Weekend Update: Generalissimo Fransisco Franco is still dead, commentary from the presidential campaign trail, Ford continues to be a buffoon, an editorial reply by Emily Litella about busting school children, and the top story repeated for the hard of hearing.
This is a great Update, even if there’s not much new here in a broad sense (at least not when placed in the context of future shows). The dirty phone talk, “I’m Chevy Chase and you’re not”, the Franco joke, Emily Litella, the hard of hearing bit, even down to the unrelenting attack on Ford, these are Update staples. Yet this is probably one of my personal favourite Update bits. It’s all very funny (even the bits that aren’t as funny) and very smooth. Additionally it’s the second Emily Litella appearance, but the first in the place where we’ll come to know her best. Gilda still hasn’t completely settled on Emily’s delivery, but she’s mostly all there, and “busting” school children will never not be funny.
Fake Ad: [Repeat] Spud Beer.
Skit: Police Line-Up #2. A man in handcuffs (Pryor) is in a line-up with a nun (Curtin), a duck, and a refrigerator. A woman in voice-over (Radner) isn’t sure who did the crime and requests they open the ice box.
So a nun, a duck, a black guy and a refrigerator walk into a bar...
The weakest of the line-up sketches. I’m not entirely sure why it changed from the “it was the black guy, who else could it possibly be?” punchline, but it does do well with the laziness or need for police to pin the blame on a black man rather than actual solve a crime. The other bits do it much better though.
Skit: A general (Akyroyd) shows one of his majors (Pryor) the latest equipment and gadgets he’ll be working with. The major accidentally takes a pill intended as a last result for a suicide mission and it kills him within 20 seconds, as advertised.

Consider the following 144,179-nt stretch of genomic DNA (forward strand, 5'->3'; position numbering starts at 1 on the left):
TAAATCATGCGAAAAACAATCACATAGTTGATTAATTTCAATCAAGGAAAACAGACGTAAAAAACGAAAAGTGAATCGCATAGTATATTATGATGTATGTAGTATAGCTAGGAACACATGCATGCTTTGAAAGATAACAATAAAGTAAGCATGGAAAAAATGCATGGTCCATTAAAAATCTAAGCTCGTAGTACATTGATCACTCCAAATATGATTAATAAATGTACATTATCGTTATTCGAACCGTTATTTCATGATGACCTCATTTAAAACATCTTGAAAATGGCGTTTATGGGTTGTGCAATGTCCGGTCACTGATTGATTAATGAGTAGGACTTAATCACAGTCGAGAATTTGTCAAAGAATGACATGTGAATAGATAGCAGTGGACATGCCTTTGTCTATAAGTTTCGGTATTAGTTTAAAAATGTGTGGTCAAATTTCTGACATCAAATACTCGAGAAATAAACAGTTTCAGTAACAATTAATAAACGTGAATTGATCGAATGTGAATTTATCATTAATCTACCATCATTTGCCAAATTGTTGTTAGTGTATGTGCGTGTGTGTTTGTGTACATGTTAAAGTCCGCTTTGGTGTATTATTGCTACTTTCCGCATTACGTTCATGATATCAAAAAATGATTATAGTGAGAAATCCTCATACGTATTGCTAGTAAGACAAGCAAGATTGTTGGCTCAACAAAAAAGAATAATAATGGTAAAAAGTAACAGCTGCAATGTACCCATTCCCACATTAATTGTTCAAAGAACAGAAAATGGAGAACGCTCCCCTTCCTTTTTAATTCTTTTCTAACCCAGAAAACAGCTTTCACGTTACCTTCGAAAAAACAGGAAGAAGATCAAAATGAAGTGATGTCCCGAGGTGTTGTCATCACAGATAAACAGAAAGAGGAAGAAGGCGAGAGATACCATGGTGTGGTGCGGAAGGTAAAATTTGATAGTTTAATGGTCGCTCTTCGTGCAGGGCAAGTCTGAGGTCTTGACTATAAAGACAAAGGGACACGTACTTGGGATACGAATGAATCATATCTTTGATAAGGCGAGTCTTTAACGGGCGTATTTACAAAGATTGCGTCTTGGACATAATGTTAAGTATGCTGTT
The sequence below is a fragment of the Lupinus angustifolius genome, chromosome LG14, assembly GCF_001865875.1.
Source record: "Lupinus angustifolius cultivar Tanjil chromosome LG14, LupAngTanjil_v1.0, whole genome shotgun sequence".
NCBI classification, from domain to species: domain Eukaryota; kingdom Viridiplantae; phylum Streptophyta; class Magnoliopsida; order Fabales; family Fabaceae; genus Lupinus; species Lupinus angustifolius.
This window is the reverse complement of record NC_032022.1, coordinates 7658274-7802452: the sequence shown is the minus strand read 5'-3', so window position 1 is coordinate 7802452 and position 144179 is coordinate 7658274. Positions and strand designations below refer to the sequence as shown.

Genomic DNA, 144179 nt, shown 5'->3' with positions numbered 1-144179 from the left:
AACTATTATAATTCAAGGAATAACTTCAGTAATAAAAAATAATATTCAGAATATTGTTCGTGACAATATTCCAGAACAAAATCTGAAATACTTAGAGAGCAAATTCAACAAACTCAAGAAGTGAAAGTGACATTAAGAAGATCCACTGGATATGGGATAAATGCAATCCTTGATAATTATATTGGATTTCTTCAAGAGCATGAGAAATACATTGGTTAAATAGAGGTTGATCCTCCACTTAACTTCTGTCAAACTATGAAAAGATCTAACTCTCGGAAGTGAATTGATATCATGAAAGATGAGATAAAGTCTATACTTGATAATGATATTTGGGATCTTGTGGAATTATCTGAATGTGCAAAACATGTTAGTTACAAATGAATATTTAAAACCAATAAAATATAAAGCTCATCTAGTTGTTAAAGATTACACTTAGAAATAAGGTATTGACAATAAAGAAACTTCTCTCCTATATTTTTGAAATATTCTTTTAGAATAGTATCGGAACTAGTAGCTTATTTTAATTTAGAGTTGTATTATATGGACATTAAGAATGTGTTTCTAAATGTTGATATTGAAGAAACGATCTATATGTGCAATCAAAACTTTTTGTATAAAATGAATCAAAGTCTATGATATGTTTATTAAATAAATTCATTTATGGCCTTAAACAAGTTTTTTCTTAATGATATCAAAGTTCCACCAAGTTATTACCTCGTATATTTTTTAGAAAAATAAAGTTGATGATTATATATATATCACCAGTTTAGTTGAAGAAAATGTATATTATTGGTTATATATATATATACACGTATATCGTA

I’ve seen this episode a dozen times and totally forgot this sketch. Not surprisingly as there’s not much here besides maybe commentary on just blindly following orders. A small and short moment of weakness in an otherwise killer show.
Muppets: Skred and Ploobis get drunk. They go see The Mighty Favog for no particular reason.
Or, well, we also have this moment of weakness I suppose. This is just a flimsy Muppet sketch, even by Muppet sketch standards. The best part was a complete accident, when Skred’s shirt gets caught on Ploobis’s ring and Jim Henson’s cool and totally in-character ad libbing to deal with it. Also earning a smirk is Favog’s “The Mighty Oz has spoken” closing line, a double entendre for an earlier Wizard of Oz reference and Favog’s voice actor, Frank Oz.
Skit: Police Line-Up #3. The same man from the previous two line-ups (Pryor) is brought in with three police officers (Chase, Schiller and Belushi). A woman (Radner) quickly identifies Pryor as the one who robbed her liquor store.
We’ve already discussed the premise and this one was better than the previous. The cops not even trying to be sly as they pointed to Pryor was a great touch, as was Pryor’s poor, seemingly hapless “criminal”, silently pleading with the witness to get him out of this nightmare.
Skit: “Exorcist II” sees Father Merrin (Thalmus Rasulala) and Father Karras (Pryor) trying to save Regan (Laraine Newman) from the evil spirit that’s possessed her. Things go especially badly when she talks about their mamas.
'YOU must rest?! The bed! Is on! My foot!'
I love this skit, just adore it. Everyone involved is fantastic, from Pryor’s reluctant priest to Laraine’s little girl voice, a perfect contrast to the scratchy booming voice of the demon. There are genuine laughs all over this bit. I occasionally work “The bed! Is on! My foot!” into conversations where they have no business being. Then toward the end, Regan slandering their mothers with the most ridiculous of insults (“Your mama eats kitty litter!”) and getting such extreme reactions … Written fabulously, acted fabulously, just a wonderful sketch.